Horse Racing on the Two Strings of Erhu
A “HAPPY” Erhu masterpiece
For the people who don’t like Erhu, their major complain is about its sorrowful tune. Although you can play whatever music you want with erhu, lots of (maybe most) famous erhu pieces are about unhappy expression such as loneliness, homesickness, life difficulties, sufferings etc. (For example, the most famous erhu piece “Moon Reflected on Second Spring“). Honestly, I don’t know why. Maybe it’s about Chinese culture; maybe it’s inherited in the characteristics of erhu tunes.
However, there IS one famous “HAPPY” erhu masterpiece “Horse Racing”.
Composed by Huang Huai-Hai in 1964, this music made its debut that year on 4th “Spring of Shanghai” erhu solo contest and soon became famous national wide. This music describes the horse racing event in traditional Mongolian “Naadam Festival”.
Its simple rhythm is based on a Mongolian folk song “Red Flag Song”. Inspired by the folk song, the composer Huang successfully expanded the original 16-bar music into an international-wide famous masterpiece.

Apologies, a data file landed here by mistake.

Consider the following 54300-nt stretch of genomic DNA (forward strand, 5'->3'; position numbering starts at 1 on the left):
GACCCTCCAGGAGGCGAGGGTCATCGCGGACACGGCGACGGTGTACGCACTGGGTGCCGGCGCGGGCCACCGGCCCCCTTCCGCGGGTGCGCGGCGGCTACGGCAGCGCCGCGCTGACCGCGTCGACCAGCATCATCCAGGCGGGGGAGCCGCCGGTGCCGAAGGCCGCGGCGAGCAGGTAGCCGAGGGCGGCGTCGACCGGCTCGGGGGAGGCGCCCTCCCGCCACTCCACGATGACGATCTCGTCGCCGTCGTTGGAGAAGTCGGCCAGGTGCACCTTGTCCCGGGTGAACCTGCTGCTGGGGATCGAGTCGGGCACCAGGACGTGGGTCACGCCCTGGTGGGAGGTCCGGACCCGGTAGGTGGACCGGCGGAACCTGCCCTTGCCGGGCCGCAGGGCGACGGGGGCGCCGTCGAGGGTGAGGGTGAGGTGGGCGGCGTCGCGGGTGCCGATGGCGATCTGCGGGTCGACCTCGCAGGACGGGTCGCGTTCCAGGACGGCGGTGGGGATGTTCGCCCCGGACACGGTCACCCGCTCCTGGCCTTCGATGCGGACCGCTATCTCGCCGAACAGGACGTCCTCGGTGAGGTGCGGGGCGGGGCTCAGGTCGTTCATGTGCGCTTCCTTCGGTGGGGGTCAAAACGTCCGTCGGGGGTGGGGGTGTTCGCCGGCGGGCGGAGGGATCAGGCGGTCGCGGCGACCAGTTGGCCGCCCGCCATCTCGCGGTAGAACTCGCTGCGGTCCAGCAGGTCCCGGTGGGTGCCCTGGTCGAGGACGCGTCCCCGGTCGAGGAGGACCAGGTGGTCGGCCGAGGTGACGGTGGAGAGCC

Since the first day of its debut, this music was played by various Erhu masters who made lots of creative revisions. The one in the video above was played by Master Min Hui-Fen. It is one of the most popular revisions, which is shorter and more exciting.
Ensemble version with seven Erhus or seven horses if you prefer
I included this one for several reasons.
First, the end of this version has the Erhu mimic of horse neighing when they reach the finish of race. Second, this is an ensemble version (seven erhus). You can imagine seven horses competing in the racing field. Third, this version was the oringinal non-abridged version (170sec vs. 90 sec) .
Langlang and his father – two racing horses
In 2003 at Carnegie Hall (New York City), this version was performed by the infamous Chinese pianist Lang Lang (Piano) together with his father Lang Guo-Ren (Erhu). Lang Lang played an excellent supporting role with his piano skill. This shows a rare but great combination of western and Chinese instruments.
You can get the Lang Lang Live at Carnegie Hall CD at Amazon.com..